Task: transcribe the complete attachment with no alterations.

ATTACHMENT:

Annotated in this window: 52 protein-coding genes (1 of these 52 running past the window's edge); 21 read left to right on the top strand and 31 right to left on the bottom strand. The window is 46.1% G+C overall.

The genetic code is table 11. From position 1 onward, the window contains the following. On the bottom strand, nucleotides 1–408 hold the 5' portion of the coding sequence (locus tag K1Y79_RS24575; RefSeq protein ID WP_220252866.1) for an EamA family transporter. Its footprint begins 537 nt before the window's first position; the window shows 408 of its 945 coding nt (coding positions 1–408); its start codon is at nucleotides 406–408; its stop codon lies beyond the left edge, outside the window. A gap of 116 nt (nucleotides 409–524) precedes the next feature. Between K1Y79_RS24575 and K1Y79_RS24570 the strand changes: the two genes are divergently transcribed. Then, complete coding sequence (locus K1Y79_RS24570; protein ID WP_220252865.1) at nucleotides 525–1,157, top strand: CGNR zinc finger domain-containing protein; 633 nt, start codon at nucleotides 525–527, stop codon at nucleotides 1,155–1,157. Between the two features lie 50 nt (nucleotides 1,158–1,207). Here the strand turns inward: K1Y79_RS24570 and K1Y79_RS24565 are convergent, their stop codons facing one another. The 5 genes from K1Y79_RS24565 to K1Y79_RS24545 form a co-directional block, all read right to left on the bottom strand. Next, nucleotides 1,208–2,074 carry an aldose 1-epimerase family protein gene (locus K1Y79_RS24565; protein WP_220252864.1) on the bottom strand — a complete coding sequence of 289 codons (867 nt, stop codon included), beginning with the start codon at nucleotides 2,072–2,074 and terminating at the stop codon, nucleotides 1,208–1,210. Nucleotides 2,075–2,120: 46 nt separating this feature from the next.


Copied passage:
Annotated in this window: 52 protein-coding genes (1 of these 52 running past the window's edge); 21 read left to right on the top strand and 31 right to left on the bottom strand. The window is 46.1% G+C overall.

The genetic code is table 11. From position 1 onward, the window contains the following. On the bottom strand, nucleotides 1–408 hold the 5' portion of the coding sequence (locus tag K1Y79_RS24575; RefSeq protein ID WP_220252866.1) for an EamA family transporter. Its footprint begins 537 nt before the window's first position; the window shows 408 of its 945 coding nt (coding positions 1–408); its start codon is at nucleotides 406–408; its stop codon lies beyond the left edge, outside the window. A gap of 116 nt (nucleotides 409–524) precedes the next feature. Between K1Y79_RS24575 and K1Y79_RS24570 the strand changes: the two genes are divergently transcribed. Then, complete coding sequence (locus K1Y79_RS24570; protein ID WP_220252865.1) at nucleotides 525–1,157, top strand: CGNR zinc finger domain-containing protein; 633 nt, start codon at nucleotides 525–527, stop codon at nucleotides 1,155–1,157. Between the two features lie 50 nt (nucleotides 1,158–1,207). Here the strand turns inward: K1Y79_RS24570 and K1Y79_RS24565 are convergent, their stop codons facing one another. The 5 genes from K1Y79_RS24565 to K1Y79_RS24545 form a co-directional block, all read right to left on the bottom strand. Next, nucleotides 1,208–2,074 carry an aldose 1-epimerase family protein gene (locus K1Y79_RS24565; protein WP_220252864.1) on the bottom strand — a complete coding sequence of 289 codons (867 nt, stop codon included), beginning with the start codon at nucleotides 2,072–2,074 and terminating at the stop codon, nucleotides 1,208–1,210. Nucleotides 2,075–2,120: 46 nt separating this feature from the next.